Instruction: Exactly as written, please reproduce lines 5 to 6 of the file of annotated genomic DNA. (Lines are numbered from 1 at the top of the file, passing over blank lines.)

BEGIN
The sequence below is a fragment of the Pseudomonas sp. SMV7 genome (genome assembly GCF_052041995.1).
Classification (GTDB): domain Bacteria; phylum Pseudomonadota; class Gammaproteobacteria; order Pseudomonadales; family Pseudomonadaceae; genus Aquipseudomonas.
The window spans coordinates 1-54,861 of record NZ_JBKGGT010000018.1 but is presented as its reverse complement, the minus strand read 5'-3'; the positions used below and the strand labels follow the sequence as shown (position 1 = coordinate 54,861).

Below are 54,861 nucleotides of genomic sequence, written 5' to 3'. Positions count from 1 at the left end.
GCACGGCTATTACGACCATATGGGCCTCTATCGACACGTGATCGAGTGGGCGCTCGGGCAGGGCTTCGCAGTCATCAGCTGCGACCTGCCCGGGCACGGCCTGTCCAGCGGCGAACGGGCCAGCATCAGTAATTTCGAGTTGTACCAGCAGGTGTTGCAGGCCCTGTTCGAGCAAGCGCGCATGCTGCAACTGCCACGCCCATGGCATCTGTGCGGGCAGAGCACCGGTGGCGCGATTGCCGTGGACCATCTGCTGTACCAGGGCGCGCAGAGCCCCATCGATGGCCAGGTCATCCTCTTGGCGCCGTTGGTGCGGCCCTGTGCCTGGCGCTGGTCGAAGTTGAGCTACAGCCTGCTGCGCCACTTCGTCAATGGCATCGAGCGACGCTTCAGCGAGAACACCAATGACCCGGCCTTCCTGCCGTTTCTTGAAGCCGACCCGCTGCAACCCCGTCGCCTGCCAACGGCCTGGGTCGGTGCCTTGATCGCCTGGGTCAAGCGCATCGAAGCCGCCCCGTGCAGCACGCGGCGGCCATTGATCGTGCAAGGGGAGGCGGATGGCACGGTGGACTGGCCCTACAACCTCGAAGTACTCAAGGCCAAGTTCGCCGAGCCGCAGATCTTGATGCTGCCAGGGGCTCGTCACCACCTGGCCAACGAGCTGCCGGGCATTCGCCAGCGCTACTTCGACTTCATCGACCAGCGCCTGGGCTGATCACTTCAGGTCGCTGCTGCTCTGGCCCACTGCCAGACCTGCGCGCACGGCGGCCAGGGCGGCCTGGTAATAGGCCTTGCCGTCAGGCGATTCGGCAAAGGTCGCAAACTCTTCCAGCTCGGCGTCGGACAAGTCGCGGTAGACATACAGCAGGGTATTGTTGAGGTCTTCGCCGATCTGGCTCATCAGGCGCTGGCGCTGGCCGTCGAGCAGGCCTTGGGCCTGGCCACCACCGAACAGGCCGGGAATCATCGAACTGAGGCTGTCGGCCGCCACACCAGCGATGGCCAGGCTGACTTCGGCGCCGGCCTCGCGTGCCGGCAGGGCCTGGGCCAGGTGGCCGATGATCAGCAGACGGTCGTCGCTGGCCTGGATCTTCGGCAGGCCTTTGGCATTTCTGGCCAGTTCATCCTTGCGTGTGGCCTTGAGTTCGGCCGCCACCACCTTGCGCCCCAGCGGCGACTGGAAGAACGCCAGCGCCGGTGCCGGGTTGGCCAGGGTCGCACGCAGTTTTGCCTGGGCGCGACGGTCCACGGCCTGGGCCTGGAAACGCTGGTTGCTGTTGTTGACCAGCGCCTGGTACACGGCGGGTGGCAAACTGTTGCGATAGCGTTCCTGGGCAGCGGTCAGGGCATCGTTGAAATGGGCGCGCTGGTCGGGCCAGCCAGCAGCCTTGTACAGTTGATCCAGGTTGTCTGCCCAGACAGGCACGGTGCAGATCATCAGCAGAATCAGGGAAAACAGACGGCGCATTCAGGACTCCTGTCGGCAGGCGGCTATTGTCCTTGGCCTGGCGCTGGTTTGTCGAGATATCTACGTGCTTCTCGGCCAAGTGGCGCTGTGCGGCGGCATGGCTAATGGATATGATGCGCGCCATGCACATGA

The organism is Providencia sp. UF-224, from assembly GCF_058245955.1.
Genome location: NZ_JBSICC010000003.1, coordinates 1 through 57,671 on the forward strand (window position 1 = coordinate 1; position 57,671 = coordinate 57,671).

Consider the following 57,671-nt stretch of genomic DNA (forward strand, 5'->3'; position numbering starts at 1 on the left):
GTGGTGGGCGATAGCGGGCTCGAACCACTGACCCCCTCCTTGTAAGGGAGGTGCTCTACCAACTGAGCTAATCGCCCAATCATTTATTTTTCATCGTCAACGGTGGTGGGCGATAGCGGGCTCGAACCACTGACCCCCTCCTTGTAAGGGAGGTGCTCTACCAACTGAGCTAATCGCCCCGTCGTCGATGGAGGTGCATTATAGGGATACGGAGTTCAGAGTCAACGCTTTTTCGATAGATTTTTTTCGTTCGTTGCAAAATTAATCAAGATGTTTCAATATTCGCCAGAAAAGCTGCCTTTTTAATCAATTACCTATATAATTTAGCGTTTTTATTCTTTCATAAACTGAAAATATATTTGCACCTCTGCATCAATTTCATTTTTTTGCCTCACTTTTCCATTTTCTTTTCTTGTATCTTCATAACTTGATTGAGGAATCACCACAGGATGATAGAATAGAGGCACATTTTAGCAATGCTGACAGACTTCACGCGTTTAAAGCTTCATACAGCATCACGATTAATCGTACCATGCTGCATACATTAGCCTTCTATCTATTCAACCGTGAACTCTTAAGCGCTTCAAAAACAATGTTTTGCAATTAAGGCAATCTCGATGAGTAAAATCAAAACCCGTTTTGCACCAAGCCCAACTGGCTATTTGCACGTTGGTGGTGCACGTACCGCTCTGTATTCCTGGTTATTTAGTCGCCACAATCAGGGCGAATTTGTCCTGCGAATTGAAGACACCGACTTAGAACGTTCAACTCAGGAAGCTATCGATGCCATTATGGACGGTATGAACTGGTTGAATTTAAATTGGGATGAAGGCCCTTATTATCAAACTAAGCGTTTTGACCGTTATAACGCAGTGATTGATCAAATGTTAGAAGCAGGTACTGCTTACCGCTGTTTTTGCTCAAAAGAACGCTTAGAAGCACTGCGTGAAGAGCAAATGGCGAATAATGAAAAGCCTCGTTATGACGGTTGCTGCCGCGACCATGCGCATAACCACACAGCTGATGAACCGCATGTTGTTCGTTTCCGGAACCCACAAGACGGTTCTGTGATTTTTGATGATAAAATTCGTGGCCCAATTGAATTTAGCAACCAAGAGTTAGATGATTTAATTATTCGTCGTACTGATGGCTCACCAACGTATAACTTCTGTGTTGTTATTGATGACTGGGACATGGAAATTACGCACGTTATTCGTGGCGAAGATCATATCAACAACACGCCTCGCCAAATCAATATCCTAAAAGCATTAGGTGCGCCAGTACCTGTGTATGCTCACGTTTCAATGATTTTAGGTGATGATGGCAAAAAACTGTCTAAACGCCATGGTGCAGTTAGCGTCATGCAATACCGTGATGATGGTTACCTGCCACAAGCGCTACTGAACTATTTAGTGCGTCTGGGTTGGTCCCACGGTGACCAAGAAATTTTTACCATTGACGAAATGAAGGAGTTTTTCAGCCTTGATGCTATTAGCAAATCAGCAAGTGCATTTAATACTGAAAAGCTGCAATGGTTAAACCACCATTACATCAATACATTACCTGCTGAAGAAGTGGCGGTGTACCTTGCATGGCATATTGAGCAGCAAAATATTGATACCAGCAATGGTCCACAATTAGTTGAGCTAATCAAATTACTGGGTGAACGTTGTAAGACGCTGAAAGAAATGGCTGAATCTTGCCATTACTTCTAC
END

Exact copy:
GCACGGCTATTACGACCATATGGGCCTCTATCGACACGTGATCGAGTGGGCGCTCGGGCAGGGCTTCGCAGTCATCAGCTGCGACCTGCCCGGGCACGGCCTGTCCAGCGGCGAACGGGCCAGCATCAGTAATTTCGAGTTGTACCAGCAGGTGTTGCAGGCCCTGTTCGAGCAAGCGCGCATGCTGCAACTGCCACGCCCATGGCATCTGTGCGGGCAGAGCACCGGTGGCGCGATTGCCGTGGACCATCTGCTGTACCAGGGCGCGCAGAGCCCCATCGATGGCCAGGTCATCCTCTTGGCGCCGTTGGTGCGGCCCTGTGCCTGGCGCTGGTCGAAGTTGAGCTACAGCCTGCTGCGCCACTTCGTCAATGGCATCGAGCGACGCTTCAGCGAGAACACCAATGACCCGGCCTTCCTGCCGTTTCTTGAAGCCGACCCGCTGCAACCCCGTCGCCTGCCAACGGCCTGGGTCGGTGCCTTGATCGCCTGGGTCAAGCGCATCGAAGCCGCCCCGTGCAGCACGCGGCGGCCATTGATCGTGCAAGGGGAGGCGGATGGCACGGTGGACTGGCCCTACAACCTCGAAGTACTCAAGGCCAAGTTCGCCGAGCCGCAGATCTTGATGCTGCCAGGGGCTCGTCACCACCTGGCCAACGAGCTGCCGGGCATTCGCCAGCGCTACTTCGACTTCATCGACCAGCGCCTGGGCTGATCACTTCAGGTCGCTGCTGCTCTGGCCCACTGCCAGACCTGCGCGCACGGCGGCCAGGGCGGCCTGGTAATAGGCCTTGCCGTCAGGCGATTCGGCAAAGGTCGCAAACTCTTCCAGCTCGGCGTCGGACAAGTCGCGGTAGACATACAGCAGGGTATTGTTGAGGTCTTCGCCGATCTGGCTCATCAGGCGCTGGCGCTGGCCGTCGAGCAGGCCTTGGGCCTGGCCACCACCGAACAGGCCGGGAATCATCGAACTGAGGCTGTCGGCCGCCACACCAGCGATGGCCAGGCTGACTTCGGCGCCGGCCTCGCGTGCCGGCAGGGCCTGGGCCAGGTGGCCGATGATCAGCAGACGGTCGTCGCTGGCCTGGATCTTCGGCAGGCCTTTGGCATTTCTGGCCAGTTCATCCTTGCGTGTGGCCTTGAGTTCGGCCGCCACCACCTTGCGCCCCAGCGGCGACTGGAAGAACGCCAGCGCCGGTGCCGGGTTGGCCAGGGTCGCACGCAGTTTTGCCTGGGCGCGACGGTCCACGGCCTGGGCCTGGAAACGCTGGTTGCTGTTGTTGACCAGCGCCTGGTACACGGCGGGTGGCAAACTGTTGCGATAGCGTTCCTGGGCAGCGGTCAGGGCATCGTTGAAATGGGCGCGCTGGTCGGGCCAGCCAGCAGCCTTGTACAGTTGATCCAGGTTGTCTGCCCAGACAGGCACGGTGCAGATCATCAGCAGAATCAGGGAAAACAGACGGCGCATTCAGGACTCCTGTCGGCAGGCGGCTATTGTCCTTGGCCTGGCGCTGGTTTGTCGAGATATCTACGTGCTTCTCGGCCAAGTGGCGCTGTGCGGCGGCATGGCTAATGGATATGATGCGCGCCATGCACATGA

The organism is Providencia sp. UF-224, from assembly GCF_058245955.1.